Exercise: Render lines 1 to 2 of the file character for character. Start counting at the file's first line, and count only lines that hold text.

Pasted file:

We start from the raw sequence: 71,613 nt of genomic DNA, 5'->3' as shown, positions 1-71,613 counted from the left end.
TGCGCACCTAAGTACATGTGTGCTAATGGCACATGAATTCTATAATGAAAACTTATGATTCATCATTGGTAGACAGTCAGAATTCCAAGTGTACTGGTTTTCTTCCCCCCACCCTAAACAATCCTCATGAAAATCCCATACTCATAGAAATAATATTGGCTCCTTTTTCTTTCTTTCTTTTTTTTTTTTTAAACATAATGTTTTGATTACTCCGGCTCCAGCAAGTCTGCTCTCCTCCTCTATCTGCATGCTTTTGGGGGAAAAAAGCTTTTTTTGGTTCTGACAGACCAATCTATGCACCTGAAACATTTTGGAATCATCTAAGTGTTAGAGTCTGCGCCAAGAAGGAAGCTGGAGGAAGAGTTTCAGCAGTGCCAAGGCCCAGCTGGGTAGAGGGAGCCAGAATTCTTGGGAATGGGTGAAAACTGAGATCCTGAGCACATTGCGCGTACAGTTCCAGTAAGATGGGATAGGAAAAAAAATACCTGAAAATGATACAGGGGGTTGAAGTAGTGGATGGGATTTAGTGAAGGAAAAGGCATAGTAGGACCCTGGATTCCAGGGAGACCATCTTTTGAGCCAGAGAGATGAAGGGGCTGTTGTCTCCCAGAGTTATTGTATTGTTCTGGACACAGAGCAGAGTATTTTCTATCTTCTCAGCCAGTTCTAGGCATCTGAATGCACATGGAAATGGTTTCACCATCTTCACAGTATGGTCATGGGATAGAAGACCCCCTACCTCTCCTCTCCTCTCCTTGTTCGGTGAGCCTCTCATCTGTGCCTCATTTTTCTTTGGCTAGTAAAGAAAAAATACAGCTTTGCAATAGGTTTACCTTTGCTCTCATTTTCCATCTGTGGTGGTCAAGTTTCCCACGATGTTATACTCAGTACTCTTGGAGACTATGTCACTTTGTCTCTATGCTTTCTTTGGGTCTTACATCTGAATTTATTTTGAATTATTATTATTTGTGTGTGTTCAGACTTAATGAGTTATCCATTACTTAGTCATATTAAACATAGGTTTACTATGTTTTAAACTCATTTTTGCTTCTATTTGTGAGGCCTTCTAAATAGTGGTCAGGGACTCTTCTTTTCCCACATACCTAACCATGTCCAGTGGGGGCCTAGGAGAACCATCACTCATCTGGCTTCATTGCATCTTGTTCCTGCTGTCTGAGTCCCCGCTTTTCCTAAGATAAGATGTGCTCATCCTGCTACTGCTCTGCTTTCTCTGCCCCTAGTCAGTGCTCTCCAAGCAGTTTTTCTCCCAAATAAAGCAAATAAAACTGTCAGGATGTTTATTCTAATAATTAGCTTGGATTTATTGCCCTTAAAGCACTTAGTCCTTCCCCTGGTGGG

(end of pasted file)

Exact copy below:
We start from the raw sequence: 71,613 nt of genomic DNA, 5'->3' as shown, positions 1-71,613 counted from the left end.
TGCGCACCTAAGTACATGTGTGCTAATGGCACATGAATTCTATAATGAAAACTTATGATTCATCATTGGTAGACAGTCAGAATTCCAAGTGTACTGGTTTTCTTCCCCCCACCCTAAACAATCCTCATGAAAATCCCATACTCATAGAAATAATATTGGCTCCTTTTTCTTTCTTTCTTTTTTTTTTTTTAAACATAATGTTTTGATTACTCCGGCTCCAGCAAGTCTGCTCTCCTCCTCTATCTGCATGCTTTTGGGGGAAAAAAGCTTTTTTTGGTTCTGACAGACCAATCTATGCACCTGAAACATTTTGGAATCATCTAAGTGTTAGAGTCTGCGCCAAGAAGGAAGCTGGAGGAAGAGTTTCAGCAGTGCCAAGGCCCAGCTGGGTAGAGGGAGCCAGAATTCTTGGGAATGGGTGAAAACTGAGATCCTGAGCACATTGCGCGTACAGTTCCAGTAAGATGGGATAGGAAAAAAAATACCTGAAAATGATACAGGGGGTTGAAGTAGTGGATGGGATTTAGTGAAGGAAAAGGCATAGTAGGACCCTGGATTCCAGGGAGACCATCTTTTGAGCCAGAGAGATGAAGGGGCTGTTGTCTCCCAGAGTTATTGTATTGTTCTGGACACAGAGCAGAGTATTTTCTATCTTCTCAGCCAGTTCTAGGCATCTGAATGCACATGGAAATGGTTTCACCATCTTCACAGTATGGTCATGGGATAGAAGACCCCCTACCTCTCCTCTCCTCTCCTTGTTCGGTGAGCCTCTCATCTGTGCCTCATTTTTCTTTGGCTAGTAAAGAAAAAATACAGCTTTGCAATAGGTTTACCTTTGCTCTCATTTTCCATCTGTGGTGGTCAAGTTTCCCACGATGTTATACTCAGTACTCTTGGAGACTATGTCACTTTGTCTCTATGCTTTCTTTGGGTCTTACATCTGAATTTATTTTGAATTATTATTATTTGTGTGTGTTCAGACTTAATGAGTTATCCATTACTTAGTCATATTAAACATAGGTTTACTATGTTTTAAACTCATTTTTGCTTCTATTTGTGAGGCCTTCTAAATAGTGGTCAGGGACTCTTCTTTTCCCACATACCTAACCATGTCCAGTGGGGGCCTAGGAGAACCATCACTCATCTGGCTTCATTGCATCTTGTTCCTGCTGTCTGAGTCCCCGCTTTTCCTAAGATAAGATGTGCTCATCCTGCTACTGCTCTGCTTTCTCTGCCCCTAGTCAGTGCTCTCCAAGCAGTTTTTCTCCCAAATAAAGCAAATAAAACTGTCAGGATGTTTATTCTAATAATTAGCTTGGATTTATTGCCCTTAAAGCACTTAGTCCTTCCCCTGGTGGG